I'm not saying it's the only system or a universal "best" system. But it has been the best system for me. And I agree with cloudburst that it would be interesting to hear how Nagarjuna and Chandrakirti mean something different in the passages where they use "inherent existence" as opposed to where they use "existence".
We who are like children shrink from pain but love its causes. - Shantideva

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Re: What Tsongkhapa said

Postby Malcolm » Tue Jan 10, 2017 10:42 pm

Jeff H wrote:
I'm not saying it's the only system or a universal "best" system. But it has been the best system for me. And I agree with cloudburst that it would be interesting to hear how Nagarjuna and Chandrakirti mean something different in the passages where they use "inherent existence" as opposed to where they use "existence".


It quite depends on whether they are using the word prakriti or svabhāva. Unfortuntately Patshab Nyima Dragpa changed all instances of ngo bo nyid (svabhāva) in the MMK to rang bzhin without carefully distinguishing prakriti and svabhāva in the original. To Tsongkhapa's credit actually, his realization is supposed to have dawned as a result of reading the Buddhapalitavṛtti, which was translated in the early period by Cogro and carefully preserves this distinction, though there are other faults with it.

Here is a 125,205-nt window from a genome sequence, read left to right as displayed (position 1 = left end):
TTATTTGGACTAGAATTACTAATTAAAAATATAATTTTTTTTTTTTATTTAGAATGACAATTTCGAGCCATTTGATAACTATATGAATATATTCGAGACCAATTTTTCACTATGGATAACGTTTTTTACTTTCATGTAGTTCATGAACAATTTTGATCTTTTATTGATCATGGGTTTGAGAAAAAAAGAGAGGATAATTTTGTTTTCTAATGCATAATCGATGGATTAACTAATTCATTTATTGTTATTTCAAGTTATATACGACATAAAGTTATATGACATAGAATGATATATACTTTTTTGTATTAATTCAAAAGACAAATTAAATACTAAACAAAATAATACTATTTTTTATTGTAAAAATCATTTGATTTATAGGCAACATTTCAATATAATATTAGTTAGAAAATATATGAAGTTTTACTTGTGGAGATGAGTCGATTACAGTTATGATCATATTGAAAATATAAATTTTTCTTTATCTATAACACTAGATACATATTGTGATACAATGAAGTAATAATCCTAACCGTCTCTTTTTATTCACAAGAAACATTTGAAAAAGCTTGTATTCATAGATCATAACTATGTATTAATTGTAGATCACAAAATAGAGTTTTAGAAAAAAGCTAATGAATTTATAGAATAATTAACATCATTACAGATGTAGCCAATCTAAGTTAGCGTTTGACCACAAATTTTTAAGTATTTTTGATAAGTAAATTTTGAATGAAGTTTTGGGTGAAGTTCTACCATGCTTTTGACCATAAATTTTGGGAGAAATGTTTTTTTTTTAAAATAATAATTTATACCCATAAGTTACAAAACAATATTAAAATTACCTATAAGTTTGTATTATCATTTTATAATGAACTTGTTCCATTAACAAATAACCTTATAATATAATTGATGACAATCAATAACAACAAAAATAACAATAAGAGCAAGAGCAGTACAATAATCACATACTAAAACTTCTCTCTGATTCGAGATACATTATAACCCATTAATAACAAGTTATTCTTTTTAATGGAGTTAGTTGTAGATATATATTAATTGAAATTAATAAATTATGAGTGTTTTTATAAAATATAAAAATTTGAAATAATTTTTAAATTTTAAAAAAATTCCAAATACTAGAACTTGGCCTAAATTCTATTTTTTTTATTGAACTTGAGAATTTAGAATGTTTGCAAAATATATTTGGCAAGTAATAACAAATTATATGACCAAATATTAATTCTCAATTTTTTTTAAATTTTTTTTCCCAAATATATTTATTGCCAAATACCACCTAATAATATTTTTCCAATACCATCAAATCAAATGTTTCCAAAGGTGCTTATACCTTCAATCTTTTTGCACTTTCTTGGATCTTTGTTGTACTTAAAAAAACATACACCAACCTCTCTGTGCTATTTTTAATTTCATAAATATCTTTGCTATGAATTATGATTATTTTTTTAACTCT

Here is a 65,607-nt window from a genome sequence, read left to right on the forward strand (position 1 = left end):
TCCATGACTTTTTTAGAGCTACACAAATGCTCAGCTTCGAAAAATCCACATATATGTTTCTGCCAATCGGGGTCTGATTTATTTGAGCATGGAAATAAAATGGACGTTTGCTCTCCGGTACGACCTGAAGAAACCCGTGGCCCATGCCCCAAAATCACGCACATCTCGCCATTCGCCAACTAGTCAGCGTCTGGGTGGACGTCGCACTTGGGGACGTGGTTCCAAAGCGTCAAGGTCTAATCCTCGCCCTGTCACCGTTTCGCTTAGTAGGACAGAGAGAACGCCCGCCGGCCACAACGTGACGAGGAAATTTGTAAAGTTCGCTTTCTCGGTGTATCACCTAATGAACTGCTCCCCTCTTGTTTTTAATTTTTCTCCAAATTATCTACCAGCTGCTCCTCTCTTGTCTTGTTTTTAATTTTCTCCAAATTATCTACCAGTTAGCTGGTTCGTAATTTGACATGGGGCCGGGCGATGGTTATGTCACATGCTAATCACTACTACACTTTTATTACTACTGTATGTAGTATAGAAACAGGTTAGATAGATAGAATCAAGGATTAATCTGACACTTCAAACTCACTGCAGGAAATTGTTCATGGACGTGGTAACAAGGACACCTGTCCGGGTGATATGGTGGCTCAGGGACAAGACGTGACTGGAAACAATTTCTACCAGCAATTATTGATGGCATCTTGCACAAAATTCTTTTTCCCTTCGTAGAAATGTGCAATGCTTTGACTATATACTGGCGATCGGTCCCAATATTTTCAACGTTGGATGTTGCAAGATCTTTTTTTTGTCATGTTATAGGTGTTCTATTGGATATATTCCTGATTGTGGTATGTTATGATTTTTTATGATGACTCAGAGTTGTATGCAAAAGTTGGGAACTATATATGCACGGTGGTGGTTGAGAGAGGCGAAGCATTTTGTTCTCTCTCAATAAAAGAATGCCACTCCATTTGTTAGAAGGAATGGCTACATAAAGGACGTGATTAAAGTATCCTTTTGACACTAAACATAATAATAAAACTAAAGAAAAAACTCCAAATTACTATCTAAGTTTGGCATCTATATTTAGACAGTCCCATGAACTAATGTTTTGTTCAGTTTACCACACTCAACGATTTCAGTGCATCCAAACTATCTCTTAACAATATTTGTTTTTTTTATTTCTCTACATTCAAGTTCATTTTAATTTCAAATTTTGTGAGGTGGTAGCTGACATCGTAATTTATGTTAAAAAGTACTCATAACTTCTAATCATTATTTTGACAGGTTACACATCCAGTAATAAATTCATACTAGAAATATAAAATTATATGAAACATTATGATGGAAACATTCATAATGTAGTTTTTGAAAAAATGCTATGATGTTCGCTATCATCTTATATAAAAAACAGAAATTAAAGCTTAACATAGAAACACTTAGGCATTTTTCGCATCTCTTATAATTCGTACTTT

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So called “sentient beings” are merely delusions self-appearing from the dhātu of luminosity.

-- Ju Mipham

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Re: What Tsongkhapa said

Postby Kenneth Chan » Wed Jan 11, 2017 12:44 am

Malcolm wrote:
Jeff H wrote:I'm not saying it's the only system or a universal "best" system. But it has been the best system for me. And I agree with cloudburst that it would be interesting to hear how Nagarjuna and Chandrakirti mean something different in the passages where they use "inherent existence" as opposed to where they use "existence".

It quite depends on whether they are using the word prakriti or svabhāva. Unfortuntately Patshab Nyima Dragpa changed all instances of ngo bo nyid (svabhāva) in the MMK to rang bzhin without carefully distinguishing prakriti and svabhāva in the original. To Tsongkhapa's credit actually, his realization is supposed to have dawned as a result of reading the Buddhapalitavṛtti, which was translated in the early period by Cogro and carefully preserves this distinction, though there are other faults with it.

Malcolm, why do you think that just because a word is in Sanskrit, its literal meaning is therefore rigidly cast in stone? Any word, used under different contexts, can mean different things, whether it is in English, Sanskrit, or any other language. Context is always important. Also, remember that language evolves.